Hello, I'm curious to what books etc. one could use to understand the basics of Ricci flow, what areas of math are needed and so? What areas should one specialize in? See it as a roadmap to understanding Ricci flow, or something.Say one wants to be able to read Perelman's proof of the Poincaré Conjecture.

Sorry if my english isn't that good and this seems a bit hurried, I'm on the run.


7 Answers 7


To understand Perelman's proof of the Poincaré Conjecture, you need a solid background in Riemannian geometry. Many books can be used for an introduction to this field. There are two books I like on this subject: Riemannian Geometry, by Gallot, Hulin and Lafontaine and Riemannian Geometry by Petersen.

After, you can try to learn about Ricci flow, a good starting point is Chow and Knopff's "The Ricci Flow: an Introduction". It covers the basics of Ricci flow including Hamilton's theorem that on a compact 3-manifold with $Ric>0$, the (normalized) flow will converge to constant curvature.

Then, if you want to go into Perelman's work, there is the book "Ricci Flow and the Poincaré Conjecture" by Morgan and Tian. However you also have to understand Thurston's Geommetrization Conjecture, so you need a solid background in 3-manifold topology, I don't know the references for this part, maybe Thurston's lecture notes?

Another interesting road is to study the proof of the differentiable sphere theorem by Brendle and Schoen, a good reference is Brendle's "Ricci Flow and the Sphere Theorem".

I hope that was helpful.

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    $\begingroup$ A phD student is supposed to make at least some subtle publicity to his advisor's work when such an opportunity occurs :) $\endgroup$ Sep 3, 2010 at 12:25
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    $\begingroup$ I would also highly recommend Hamilton's 1995 survey "The formation of singularities in the Ricci flow". $\endgroup$ Mar 27, 2012 at 20:23

Another useful reference is Peter Topping's "Lectures on the Ricci Flow" which is freely available as a pdf at

Lectures on the Ricci Flow

and also links to buy the book therein.


You might try Terence Tao's blog notes from his course on Perelman's proof. He assumes a basic understanding of Riemannian geometry (or at least goes over the requisite bits of it only very quickly) so you may also want to start with a book on Riemannian geometry (Tao himself was using Peter Petersen's book).


For the true Ricci flow part of Thomas' program, you can use the new B3MP (Bessières, Besson, Boileau, Maillot, Porti) book available at http://www-fourier.ujf-grenoble.fr/~besson/english_principal.pdf and to appear at EMS. It is aimed at explaining Ricci flow with surgery (or rather a variation called Ricci flow with bubbling-off) and the proof of geometrization to topologists and geometers, and the analysis of Ricci flow is mostly used as a blackbox, so that may suit you or not.


In my view, the best place to start learning about Ricci flow is Hamilton's famous 1982 paper "Three-manifolds with positive Ricci curvature," modulo the short-time existence section. (DeTurck later came up with an easier way to prove short-time existence of solutions).

I like Hamilton's paper because it introduces the reader to the intense tensor computations involved in Ricci flow theory and requires only basic Riemannian geometry: Riemannian metrics, the Levi-Civita connection, covariant differentiation of tensor fields, parallel transport, geodesics, the exponential map, normal coordinates, curvature, the Hopf-Rinow theorem, variations of energy and Myers' theorem come to mind. Moreover, Hamilton proves the tensor maximum principle and illustrates the power of maximum principle techniques.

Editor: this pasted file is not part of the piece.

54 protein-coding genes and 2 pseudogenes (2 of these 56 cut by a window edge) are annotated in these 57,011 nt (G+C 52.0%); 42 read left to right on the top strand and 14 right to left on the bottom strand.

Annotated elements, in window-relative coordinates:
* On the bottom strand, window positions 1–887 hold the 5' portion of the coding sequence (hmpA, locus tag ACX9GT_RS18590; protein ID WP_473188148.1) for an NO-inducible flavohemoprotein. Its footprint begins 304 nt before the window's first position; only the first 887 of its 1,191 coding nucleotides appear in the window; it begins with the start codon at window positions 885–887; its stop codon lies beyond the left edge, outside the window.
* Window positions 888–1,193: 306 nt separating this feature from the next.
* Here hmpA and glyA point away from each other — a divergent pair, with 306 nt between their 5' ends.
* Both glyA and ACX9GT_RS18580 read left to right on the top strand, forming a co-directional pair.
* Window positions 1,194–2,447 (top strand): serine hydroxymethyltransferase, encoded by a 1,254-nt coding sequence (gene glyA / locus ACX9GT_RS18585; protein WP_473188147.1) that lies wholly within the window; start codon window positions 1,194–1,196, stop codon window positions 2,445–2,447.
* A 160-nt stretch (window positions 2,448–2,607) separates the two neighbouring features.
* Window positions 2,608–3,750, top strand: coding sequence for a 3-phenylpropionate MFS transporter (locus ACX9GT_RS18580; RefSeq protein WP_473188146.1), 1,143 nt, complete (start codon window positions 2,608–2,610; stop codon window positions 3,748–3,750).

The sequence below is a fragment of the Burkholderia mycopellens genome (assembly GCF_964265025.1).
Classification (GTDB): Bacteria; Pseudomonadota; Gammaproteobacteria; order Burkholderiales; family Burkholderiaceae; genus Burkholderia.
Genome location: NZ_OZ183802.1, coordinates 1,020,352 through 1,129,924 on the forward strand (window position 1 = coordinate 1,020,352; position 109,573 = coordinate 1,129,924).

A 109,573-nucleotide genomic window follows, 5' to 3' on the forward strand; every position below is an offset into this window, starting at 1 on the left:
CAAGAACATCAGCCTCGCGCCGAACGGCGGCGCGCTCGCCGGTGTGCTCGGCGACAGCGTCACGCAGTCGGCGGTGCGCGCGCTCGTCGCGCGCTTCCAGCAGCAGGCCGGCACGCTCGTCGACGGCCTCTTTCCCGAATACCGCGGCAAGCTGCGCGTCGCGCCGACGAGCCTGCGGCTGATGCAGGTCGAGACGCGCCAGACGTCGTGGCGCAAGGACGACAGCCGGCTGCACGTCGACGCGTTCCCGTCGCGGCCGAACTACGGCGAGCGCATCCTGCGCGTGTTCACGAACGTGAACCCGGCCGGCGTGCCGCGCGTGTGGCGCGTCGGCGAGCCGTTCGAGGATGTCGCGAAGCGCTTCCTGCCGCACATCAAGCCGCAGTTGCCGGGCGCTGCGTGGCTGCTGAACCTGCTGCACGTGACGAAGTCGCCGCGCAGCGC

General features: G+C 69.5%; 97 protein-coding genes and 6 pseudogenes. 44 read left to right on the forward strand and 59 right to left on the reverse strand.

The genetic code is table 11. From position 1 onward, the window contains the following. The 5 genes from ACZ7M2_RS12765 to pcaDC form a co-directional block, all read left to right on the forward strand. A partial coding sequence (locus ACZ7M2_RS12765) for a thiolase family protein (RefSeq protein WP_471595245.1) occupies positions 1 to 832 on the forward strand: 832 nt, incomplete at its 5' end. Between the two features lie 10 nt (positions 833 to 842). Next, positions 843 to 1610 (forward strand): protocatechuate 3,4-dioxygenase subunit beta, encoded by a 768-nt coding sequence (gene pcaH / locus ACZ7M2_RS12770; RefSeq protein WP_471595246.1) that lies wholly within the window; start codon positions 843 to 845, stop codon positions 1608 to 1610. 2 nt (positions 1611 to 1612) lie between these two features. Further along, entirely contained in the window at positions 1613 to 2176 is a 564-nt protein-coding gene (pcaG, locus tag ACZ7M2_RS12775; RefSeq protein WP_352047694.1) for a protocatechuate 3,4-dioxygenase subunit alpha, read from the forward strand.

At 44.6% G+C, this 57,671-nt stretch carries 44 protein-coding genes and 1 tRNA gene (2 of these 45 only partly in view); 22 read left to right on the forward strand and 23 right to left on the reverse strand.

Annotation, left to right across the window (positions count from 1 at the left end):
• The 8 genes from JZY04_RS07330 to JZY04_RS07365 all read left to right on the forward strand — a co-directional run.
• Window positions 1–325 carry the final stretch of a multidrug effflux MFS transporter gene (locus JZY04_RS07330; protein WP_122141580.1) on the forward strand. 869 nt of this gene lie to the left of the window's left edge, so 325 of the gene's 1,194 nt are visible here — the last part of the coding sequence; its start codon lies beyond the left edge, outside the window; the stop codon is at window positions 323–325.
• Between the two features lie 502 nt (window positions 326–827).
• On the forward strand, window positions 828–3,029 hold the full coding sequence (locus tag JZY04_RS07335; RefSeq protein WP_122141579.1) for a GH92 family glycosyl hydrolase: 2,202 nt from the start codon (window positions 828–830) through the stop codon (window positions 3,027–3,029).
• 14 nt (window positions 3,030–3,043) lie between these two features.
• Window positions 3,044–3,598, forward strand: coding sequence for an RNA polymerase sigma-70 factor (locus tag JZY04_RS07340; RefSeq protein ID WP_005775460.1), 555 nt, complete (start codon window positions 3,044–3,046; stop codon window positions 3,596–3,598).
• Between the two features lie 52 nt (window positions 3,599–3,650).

From there, you should be equipped to handle expository work on the Ricci flow. All of the sources mentioned above are great; I particularly like Simon Brendle's book "Ricci Flow and the Sphere Theorem" as a reference for convergence theory.

  • $\begingroup$ The curvature evolution equation was not fully developed in 1982 and it simplifies presentation quite a bit. "Manifolds with positive curvature operators are space forms" by Boehm and Wilking is more readable and more general. $\endgroup$ Aug 9, 2014 at 21:20

Here is a list of literature which I compiled when I taught the course on Ricci flow.

Basic differential geometry:

Einstein Manifolds (Besse).
Riemannian geometry (Gallot S., Hulin D., Lafontaine J.)
Sign and geometric meaning of curvature (Gromov)

Lectures on the Ricci Flow (2006, 133 pp.) Topping P.
Hamilton's Ricci Flow (Chow B., Lu P., Ni L.)

Standard texts:
(and links therein)

Perelman, Grisha (November 11, 2002).
The entropy formula for the Ricci flow and its geometric applications.

Perelman, Grisha (March 10, 2003).
Ricci flow with surgery on three-manifolds.
Perelman, Grisha (July 17, 2003).
Finite extinction time for the solutions to the Ricci flow on certain three-manifolds.

Bruce Kleiner, John Lott. Notes on Perelman's papers
Huai-Dong Cao, Xi-Ping Zhu. Hamilton-Perelman's Proof of the Poincaré Conjecture and the Geometrization Conjecture.
John W. Morgan, Gang Tian. Ricci Flow and the Poincaré Conjecture

It's very obsolete (2007), and does not contain much on short-term existence of solutions of Ricci flow.


In would recommend the book `The Ricci Flow in Riemannian Geometry' by Ben Andrews and Chris Hopper, which is available for download here:


The book is suited to an honours/graduate student with a good background in Riemannian geometry. It develops Hamilton's Ricci flow from the ground up leading to Brendle and Schoen's proof of the differentiable sphere theorem and also provides a very good overview of the required geometry in the first chapter.


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